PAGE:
If you asked a person without extensive baseball knowledge if they would rather play small ball or hit home runs, they would likely say hit home runs. And who could blame them? There’s glory and fame that comes with hitting home runs.Website Landing Page Testing

This is a fine viewpoint, but dig a little deeper into the game of baseball and you will find that small ball strategy, when implemented correctly, tends to lead to more wins in a season.

It’s no different in online marketing; especially when it comes to banks.

What makes a person want to open a new account? Life changes, a better interest rate, fees, security, customer service… Everyone in the industry knows this. There are no home runs in the current game; you only win by playing small ball. (To be clear, new technology and business models have home run potential, but that is for a different conversation.)

Let’s bring it back to online acquisition. Small ball is played out on landing pages in the form of tests.

Landing pages are a good start for an online bank that has just taken the dive into testing because they’re relatively simple to change. Your conversion funnel likely has many stakeholders, which means getting one test on the ground could take months. Focus on a quick win and then graduate to a bigger prize when you have a gang of supporters.

You can find those quick wins in the four Cs that move a person from consideration to conversion (no, these two Cs don’t count.):

  • Creative
  • Content
  • Call to Action
  • Channels


Brand teams love to make unique creatives; banks tend to recycle the same images (people building houses or hanging out with the family). Fix the disconnect.

Take advantage of your brand team; test something new. Test the often used, but rarely fancy or effective, comparison chart. Better yet, test a new layout or video. Remember, very little differentiates banks; this is one area where you can distinguish yourself from the others. Just don’t rely on the same stock photos as your competitors; it’s lazy and gets an article written about you (oldie, but goodie).


Even though you have a style guide and an idea of what gets people to convert, it’s likely not grounded in anything except an executive’s preferences. Leave nothing off the table. Test a text-heavy page and a page with very little text. Create different themes: Brand heavy, acquisition focused, and multiple products are just a few ideas.

Call to Action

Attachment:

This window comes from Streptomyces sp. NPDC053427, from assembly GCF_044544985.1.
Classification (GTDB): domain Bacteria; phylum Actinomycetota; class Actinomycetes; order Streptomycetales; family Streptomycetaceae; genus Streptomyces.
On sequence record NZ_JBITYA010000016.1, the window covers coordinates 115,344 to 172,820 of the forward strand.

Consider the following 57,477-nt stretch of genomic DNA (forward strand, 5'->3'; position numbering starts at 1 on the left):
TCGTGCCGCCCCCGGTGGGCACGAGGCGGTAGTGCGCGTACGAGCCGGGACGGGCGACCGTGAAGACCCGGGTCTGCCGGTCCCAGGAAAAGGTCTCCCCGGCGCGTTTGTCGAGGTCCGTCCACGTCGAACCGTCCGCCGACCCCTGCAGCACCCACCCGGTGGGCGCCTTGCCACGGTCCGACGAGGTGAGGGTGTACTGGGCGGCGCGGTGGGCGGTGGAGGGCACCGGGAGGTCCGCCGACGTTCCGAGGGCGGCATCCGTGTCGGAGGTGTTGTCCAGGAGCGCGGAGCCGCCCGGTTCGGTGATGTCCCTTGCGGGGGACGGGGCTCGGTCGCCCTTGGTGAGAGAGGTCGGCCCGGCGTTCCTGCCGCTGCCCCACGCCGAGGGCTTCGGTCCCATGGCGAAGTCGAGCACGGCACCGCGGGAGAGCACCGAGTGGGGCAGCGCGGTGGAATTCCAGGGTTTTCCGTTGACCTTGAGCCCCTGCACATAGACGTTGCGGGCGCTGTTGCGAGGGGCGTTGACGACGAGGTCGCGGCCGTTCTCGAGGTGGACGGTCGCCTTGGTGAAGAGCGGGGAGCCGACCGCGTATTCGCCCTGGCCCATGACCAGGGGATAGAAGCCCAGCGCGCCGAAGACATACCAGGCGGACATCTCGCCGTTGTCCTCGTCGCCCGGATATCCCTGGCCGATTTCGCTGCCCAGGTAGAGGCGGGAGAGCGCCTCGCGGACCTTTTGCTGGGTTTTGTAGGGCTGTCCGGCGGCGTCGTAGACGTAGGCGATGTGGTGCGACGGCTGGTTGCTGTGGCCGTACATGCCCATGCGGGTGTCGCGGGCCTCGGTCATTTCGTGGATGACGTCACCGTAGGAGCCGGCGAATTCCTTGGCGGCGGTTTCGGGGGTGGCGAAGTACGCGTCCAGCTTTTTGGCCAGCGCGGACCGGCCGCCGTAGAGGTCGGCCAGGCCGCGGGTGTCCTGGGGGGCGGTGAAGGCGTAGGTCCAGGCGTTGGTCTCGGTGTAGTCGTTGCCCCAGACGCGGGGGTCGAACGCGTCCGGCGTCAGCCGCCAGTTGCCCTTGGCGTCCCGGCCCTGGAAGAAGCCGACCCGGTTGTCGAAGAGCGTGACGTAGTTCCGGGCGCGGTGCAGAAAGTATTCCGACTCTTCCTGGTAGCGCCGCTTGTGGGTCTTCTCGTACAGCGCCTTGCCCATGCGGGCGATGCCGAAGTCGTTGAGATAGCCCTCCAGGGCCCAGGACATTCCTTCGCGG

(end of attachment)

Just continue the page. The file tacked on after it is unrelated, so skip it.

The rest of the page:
Few things cause as many arguments between acquisition teams and brand teams as the call to action (CTA). Test the size. Test the message. Do anything except say “click here.”

In a mobile world, consider “click to call” if you have a good inbound sales team. Prospects considering a new bank account may not want a branch, but they may want to know that someone is around when they make a call.


I mentioned this in a previous post—alter your test strategy based on where your prospect came from.

In the banking world, a customer visiting from Bankrate knows your competition and has chosen to visit your landing page. Don’t mess it up. Just close the deal. And if the prospect clicked your ESPN takeover or a non-branded paid search advertisement, play up your brand a little bit.

Even when starting out with a small ball strategy, you can swing the bat a little bit. Don’t run out of the gate with small, insignificant tests (whether to include “the” in your opening sentence will get you nowhere). The key is real differentiation, especially in the early stages. You will never get out of the statistical significance rabbit hole if you go bananas and test minute changes. I suggest starting with some high level A/B tests to get your feet wet. Though you won’t knock one out of the park, you’ll see results.

Website landing page testing image courtesy of Shutterstock.

Rhett BrackeenRhett Brackeen is a digital marketer with extensive experience in the financial services and consumer industries. He’s currently AVP of Digital Marketing at Barclays, and was previously on the digital marketing teams at Capital One and ING DIRECT. Before Rhett got into digital banking, he spent time at GlaxoSmithKline and 3M.